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  • The fourth isomer, formed by the action of Bacillus laevo-lacti on cane-sugar, resembles sarcolactic acid in every respect, except in its action on polarized light (see Stereoisomerism).
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  • This is a specialist blend of molasses, the black sticky co-product of cane sugar refining and vegetable oils.
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  • What is the cane sugar nutritional yeast link?
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  • Before exploring the link between cane sugar and nutritional yeast, it's important to understand the differences among the many different types of yeast found on the shelves of the natural food store.
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  • Nutritional yeast grows on either cane sugar or molasses or a mixture of both.
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  • So cane sugar nutritional yeast is most likely nutritional yeast grown on pure cane sugar, rather than a mixture of cane sugar and (beet) molasses, or just molasses.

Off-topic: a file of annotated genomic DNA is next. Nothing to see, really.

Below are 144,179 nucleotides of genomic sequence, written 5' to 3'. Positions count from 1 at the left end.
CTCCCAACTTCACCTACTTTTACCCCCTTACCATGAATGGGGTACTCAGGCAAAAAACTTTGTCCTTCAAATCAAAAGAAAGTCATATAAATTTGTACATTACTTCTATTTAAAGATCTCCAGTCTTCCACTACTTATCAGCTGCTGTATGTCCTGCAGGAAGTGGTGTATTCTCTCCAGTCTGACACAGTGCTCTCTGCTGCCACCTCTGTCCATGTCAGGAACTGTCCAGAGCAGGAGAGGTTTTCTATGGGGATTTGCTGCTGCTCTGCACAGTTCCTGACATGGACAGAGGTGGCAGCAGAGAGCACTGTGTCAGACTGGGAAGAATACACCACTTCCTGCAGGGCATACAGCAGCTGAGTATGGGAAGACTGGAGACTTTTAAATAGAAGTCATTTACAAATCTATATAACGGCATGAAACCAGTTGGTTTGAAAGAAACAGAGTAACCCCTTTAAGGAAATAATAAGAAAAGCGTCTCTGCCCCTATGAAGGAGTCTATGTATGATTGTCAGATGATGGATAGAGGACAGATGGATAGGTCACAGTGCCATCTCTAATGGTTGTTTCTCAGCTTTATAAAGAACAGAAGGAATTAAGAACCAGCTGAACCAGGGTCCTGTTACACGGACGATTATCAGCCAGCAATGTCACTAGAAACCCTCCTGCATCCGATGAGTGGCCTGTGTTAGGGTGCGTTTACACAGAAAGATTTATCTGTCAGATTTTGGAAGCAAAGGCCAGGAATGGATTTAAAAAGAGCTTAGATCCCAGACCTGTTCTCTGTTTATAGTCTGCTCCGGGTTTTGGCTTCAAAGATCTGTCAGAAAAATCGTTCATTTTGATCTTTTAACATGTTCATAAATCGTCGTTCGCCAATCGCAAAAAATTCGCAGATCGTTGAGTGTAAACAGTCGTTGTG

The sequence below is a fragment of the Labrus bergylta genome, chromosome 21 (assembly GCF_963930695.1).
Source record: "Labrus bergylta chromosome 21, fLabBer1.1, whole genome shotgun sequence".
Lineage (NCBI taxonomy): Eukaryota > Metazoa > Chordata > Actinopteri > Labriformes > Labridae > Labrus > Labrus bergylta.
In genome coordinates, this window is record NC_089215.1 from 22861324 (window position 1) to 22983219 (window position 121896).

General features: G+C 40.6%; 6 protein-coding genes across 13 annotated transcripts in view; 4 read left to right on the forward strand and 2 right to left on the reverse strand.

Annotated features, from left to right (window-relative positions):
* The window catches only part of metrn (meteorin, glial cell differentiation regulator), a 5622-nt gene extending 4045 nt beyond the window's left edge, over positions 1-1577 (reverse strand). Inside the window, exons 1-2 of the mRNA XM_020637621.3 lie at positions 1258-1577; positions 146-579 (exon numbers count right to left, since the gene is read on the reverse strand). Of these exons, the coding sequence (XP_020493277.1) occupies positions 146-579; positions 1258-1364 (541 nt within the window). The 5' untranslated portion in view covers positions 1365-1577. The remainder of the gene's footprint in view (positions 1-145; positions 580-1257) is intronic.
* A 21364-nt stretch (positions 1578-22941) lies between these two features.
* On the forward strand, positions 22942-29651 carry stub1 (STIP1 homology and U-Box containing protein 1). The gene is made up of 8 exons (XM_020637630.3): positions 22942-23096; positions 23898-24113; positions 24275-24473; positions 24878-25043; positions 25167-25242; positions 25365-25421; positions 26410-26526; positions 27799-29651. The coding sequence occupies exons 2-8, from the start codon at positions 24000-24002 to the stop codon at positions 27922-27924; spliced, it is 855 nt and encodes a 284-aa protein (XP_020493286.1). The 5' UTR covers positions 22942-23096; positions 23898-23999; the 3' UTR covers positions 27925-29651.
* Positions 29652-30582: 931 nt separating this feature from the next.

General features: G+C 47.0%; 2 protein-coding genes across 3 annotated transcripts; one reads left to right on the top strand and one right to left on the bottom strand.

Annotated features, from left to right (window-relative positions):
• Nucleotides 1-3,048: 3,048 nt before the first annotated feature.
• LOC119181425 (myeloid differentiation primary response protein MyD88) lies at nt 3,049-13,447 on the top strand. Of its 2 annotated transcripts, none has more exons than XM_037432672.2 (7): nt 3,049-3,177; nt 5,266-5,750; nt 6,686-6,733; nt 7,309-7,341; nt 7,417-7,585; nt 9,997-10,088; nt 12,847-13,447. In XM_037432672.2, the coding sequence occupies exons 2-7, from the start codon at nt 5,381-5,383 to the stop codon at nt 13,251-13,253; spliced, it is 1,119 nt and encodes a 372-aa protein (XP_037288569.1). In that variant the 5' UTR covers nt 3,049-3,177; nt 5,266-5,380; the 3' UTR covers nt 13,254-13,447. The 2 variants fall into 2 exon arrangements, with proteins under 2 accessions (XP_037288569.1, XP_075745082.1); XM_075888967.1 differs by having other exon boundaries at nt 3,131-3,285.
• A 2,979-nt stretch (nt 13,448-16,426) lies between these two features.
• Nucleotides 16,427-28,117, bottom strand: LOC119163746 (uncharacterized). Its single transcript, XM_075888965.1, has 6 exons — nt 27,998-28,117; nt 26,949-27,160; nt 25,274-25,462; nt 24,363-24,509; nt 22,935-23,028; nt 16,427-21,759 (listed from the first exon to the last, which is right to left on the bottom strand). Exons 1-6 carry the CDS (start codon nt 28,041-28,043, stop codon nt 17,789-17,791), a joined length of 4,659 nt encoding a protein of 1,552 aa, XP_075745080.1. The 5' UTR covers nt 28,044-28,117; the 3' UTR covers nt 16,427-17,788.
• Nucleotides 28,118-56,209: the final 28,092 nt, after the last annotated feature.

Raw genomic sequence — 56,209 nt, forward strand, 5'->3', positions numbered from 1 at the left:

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  • For Endurance: Fubar adds carbohydrates and proteins to their bars in the form of cane sugar and whey protein to promote physical endurance.
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  • You can also play with the allergenic and digestive qualities of your bread by modifying a recipe to omit eggs or dairy while using alternative sweeteners such as agave nectar or honey instead of cane sugar.
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  • Grade B maple syrup is darker and has a more robust taste than grade A maple syrup and has about the same calories as white cane sugar.
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  • Their yogurts are sweetened with pure cane sugar or honey.